JB: I even read the Fountainhead. I even read Ayn Rand. I’m sure I didn’t know what I was reading, but I liked those stories because I was curious about the adult world, and nobody told me anything, and so I satisfied my curiosity a lot by reading those books.

GJ: It’s so funny to think about how often you didn’t quite understand. So often that is what happens when we’re kids reading above our grade, where the stories are complex enough that you don’t quite know what’s happening, but you know that it’s important and that you will understand it eventually.

JB: Yes! I mean, otherwise you don’t keep reading, you know. You don’t read unless you’re involved. I mean, if you don’t have to read the book for school, you’re reading because you want to read. If you don’t like it or don’t get it, you put the book down, but there was enough in these books to keep me going.

TB: Judy, I feel like I’m a little bit like you, where I was using books pretty early on to try to get an understanding of what the adult world was like. I was always very eager to be a grown up. I had no use for being a teenager. I found it confusing and would rather just skip ahead. And it feels like our culture now encourages an extended, if not indefinite adolescence. Do you think that’s true?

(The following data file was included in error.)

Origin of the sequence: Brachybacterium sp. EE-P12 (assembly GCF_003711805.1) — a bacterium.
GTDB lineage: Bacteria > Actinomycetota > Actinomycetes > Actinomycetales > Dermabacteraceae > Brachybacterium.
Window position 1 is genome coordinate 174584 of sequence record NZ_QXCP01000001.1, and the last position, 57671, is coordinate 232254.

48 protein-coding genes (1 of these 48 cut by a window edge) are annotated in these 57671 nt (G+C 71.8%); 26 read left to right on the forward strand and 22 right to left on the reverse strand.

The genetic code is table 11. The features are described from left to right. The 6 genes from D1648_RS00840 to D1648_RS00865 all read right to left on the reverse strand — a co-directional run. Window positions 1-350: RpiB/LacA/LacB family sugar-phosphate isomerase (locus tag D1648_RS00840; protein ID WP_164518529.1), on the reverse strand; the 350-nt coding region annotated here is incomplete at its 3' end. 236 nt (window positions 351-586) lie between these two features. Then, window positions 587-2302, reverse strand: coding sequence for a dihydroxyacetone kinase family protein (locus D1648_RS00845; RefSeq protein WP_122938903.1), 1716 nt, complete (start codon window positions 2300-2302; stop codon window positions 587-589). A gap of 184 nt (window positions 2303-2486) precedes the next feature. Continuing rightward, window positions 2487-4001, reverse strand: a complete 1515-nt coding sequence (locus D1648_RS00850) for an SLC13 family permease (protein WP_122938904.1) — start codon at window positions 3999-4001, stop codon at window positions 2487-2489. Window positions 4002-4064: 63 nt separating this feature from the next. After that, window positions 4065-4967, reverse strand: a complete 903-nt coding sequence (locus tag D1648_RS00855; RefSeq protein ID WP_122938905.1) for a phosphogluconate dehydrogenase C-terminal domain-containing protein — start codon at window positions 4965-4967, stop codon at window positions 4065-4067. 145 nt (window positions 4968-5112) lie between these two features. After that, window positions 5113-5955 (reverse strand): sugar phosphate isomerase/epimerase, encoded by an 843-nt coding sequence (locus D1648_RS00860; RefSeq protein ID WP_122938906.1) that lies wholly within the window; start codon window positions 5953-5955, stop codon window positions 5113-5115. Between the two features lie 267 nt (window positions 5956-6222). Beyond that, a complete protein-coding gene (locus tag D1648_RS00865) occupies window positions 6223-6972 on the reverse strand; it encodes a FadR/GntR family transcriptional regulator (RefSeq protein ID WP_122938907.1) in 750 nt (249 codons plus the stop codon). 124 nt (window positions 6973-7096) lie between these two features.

JB: I don’t know if that’s true. I think when it comes to reading, often people who have grown up with a certain kind of YA (Young Adult) book, they want to continue reading that, which means a single viewpoint… And I’m not putting down YA books. I’m just saying that they’re fine, I would have loved them, a lot of them probably, but I don’t like to see older people who are so stuck on that kind of book that they can’t move on to other kinds of books. I want them to try a lot of things. And some of the books are so good—you know, [like] Sherman Alexie—I put that in the hands of a 14 year-old the other day, and I just knew that I was doing him a favor, I just knew that he was going to love this book.

GJ: Judy I have to tell you… it’s funny to hear that you hid Madeline because I hid Forever.

JB: You hid Forever for other reasons.

GJ: I did hide Forever for other reasons! That is very true. You know, I grew up reading Superfudge—I know Tricia did too-but it was really Forever of all of your books that made me think, like, “Oh my God, what is this?”

JB: Yes, well, how old were you, do you think?

GJ: I was 16.

JB: What! You were 16! Wow, okay.

GJ: It was right around that time when I was starting to figure all that stuff out. Because Forever is one of your books that really stuck out for me, I went back and reread it just recently and it was so fascinating to read it as not a 16-year-old girl.

JB: And what did you come away with?